To tell you the truth, I'm a little disillusioned with the term unconditional love, lately. It's just not "natural". The phrase has been used for decades, by psychologists, therapists, A.A. types and the overall spiritually minded to describe how one should cope with impossible behavior." The original principle behind the concept, was to help the person who is being abused accept the circumstances and not have to live in a perpetual state of resentment towards their partner. You, as the
codependent (ie the one who is always hurt) is supposed to see your partner as "sick" and not blame him or her for their actions. You're supposed to love and care for the adulterer, batterer, gambler, manic depressive or alcoholic the same way you would someone who has the flu. Husband comes home drunk? Sober him up with cups of black coffee and a dose of your eternally burning, unconditional love. Boyfriend unfaithful? That's O.k., because you have unconditional love for him that will last for an eternity. Girlfriends rack up your credit cards again with her compulsive shopping? You'll take care of the bills because you're love for her is undying and unconditional and you've told yourself ""I'll always love her no matter what ...."
Those of us who have been there know that we can only comfort ourselves with the concept of unconditional love for so long until the relationship becomes too expensive, emotionally, socially and financially. This is often more serious then the kind of consequences we pay when someone is sick with "the flu." Plus lately, after talking to many clients, many of whom are still paying in one way or another for the irresponsible behavior of a full grown adult, I am starting to conclude that when the person with the "ism" or "recently diagnosed personality disorder" is on to us then out comes the term unconditional love. If we say no or object to the behavior, he or she can always turn around and go "but I thought you said your love was me was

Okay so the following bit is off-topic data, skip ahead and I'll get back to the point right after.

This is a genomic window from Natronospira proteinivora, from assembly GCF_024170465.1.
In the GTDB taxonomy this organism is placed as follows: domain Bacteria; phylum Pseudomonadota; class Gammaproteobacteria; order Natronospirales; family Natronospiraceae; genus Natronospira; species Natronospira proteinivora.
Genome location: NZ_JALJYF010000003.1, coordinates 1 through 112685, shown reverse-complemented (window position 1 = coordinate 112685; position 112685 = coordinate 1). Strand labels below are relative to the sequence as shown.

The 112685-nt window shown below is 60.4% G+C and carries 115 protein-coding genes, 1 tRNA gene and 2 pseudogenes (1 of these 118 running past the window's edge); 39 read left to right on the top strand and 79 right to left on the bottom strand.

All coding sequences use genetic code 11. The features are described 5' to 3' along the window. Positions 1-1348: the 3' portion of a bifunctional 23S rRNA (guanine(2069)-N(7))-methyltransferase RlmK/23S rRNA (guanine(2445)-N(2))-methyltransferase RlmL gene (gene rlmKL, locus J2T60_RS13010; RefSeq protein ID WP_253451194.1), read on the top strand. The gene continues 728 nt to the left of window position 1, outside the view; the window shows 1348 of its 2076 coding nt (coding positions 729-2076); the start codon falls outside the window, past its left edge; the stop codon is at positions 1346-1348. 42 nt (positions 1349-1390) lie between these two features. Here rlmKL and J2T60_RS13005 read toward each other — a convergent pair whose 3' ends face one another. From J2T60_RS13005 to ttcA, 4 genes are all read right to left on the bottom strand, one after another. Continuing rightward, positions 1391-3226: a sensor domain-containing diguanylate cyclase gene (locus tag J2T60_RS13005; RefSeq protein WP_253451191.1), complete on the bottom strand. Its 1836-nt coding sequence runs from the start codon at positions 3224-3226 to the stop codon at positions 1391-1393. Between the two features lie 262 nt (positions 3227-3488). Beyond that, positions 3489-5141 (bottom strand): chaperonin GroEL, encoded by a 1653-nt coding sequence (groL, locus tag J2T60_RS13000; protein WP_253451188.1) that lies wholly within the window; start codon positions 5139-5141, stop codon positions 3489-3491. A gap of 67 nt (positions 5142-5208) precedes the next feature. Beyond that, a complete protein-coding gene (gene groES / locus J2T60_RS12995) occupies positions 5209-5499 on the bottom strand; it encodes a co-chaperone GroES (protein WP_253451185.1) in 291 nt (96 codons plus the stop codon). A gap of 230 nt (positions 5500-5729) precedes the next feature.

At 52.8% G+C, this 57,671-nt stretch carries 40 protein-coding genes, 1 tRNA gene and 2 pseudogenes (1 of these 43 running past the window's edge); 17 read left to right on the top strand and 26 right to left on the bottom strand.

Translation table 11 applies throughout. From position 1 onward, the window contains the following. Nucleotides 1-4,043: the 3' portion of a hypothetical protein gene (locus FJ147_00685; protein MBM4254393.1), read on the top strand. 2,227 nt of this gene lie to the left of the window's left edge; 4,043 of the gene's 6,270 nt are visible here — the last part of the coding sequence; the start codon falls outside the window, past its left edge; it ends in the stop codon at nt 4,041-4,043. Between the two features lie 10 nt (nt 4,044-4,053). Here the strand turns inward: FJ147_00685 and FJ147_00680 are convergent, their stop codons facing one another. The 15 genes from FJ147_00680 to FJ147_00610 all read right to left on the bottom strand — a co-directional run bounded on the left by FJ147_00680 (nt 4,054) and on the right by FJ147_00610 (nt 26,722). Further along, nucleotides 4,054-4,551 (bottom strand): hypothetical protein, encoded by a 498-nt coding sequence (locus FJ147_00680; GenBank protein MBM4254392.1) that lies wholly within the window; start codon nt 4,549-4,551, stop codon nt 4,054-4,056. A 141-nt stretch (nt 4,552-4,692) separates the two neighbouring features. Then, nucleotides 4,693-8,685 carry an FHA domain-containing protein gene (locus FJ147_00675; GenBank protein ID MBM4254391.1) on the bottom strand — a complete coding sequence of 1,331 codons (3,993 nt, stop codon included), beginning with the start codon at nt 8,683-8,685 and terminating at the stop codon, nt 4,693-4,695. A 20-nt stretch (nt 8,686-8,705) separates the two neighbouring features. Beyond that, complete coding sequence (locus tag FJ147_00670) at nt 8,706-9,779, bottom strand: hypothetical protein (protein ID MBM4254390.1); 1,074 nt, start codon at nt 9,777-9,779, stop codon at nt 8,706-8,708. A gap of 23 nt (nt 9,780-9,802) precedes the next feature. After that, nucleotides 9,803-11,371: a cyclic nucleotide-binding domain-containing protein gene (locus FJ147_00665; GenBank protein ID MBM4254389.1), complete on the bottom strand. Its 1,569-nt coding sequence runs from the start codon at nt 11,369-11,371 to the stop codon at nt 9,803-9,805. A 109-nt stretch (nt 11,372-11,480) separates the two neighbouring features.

unconditional!!!" This puts us on the defense because it implies that we are the ones who are unloving and unlovable. I think the appropriate response is "well then why don't you go out and find someone who will agree to co-sign your B.S.!!'" If they're A.A. trained they'll probably snap back with "that's what you get for having expectations or preferences of me...you know I'm sick!"
I think love is conditional. One of those conditions is "trust." If you have unconditional love for someone, it is implicit you don't trust them, especially if you've condemned yourself to a lifetime of loving him or her "no matter what." Love is a natural thing, like a flower, that one should expect to bloom and its o.k. to be disappointed if it doesn't. The nature of love is to grow, compound and multiply and not destroy. The next time you fall in love, put terms and conditions on it and demand a 200% return on your investment. It's your precious energy!
Samantha Steven's articles have been published in many high-standing newspapers and she has published several books. If you wish to buy Samantha's books about metaphysics click here
You can meet Samantha Stevens at http://www.psychicrealm.com where she works as a professional psychic. You can also read more of her articles at http://www.newagenotebook.com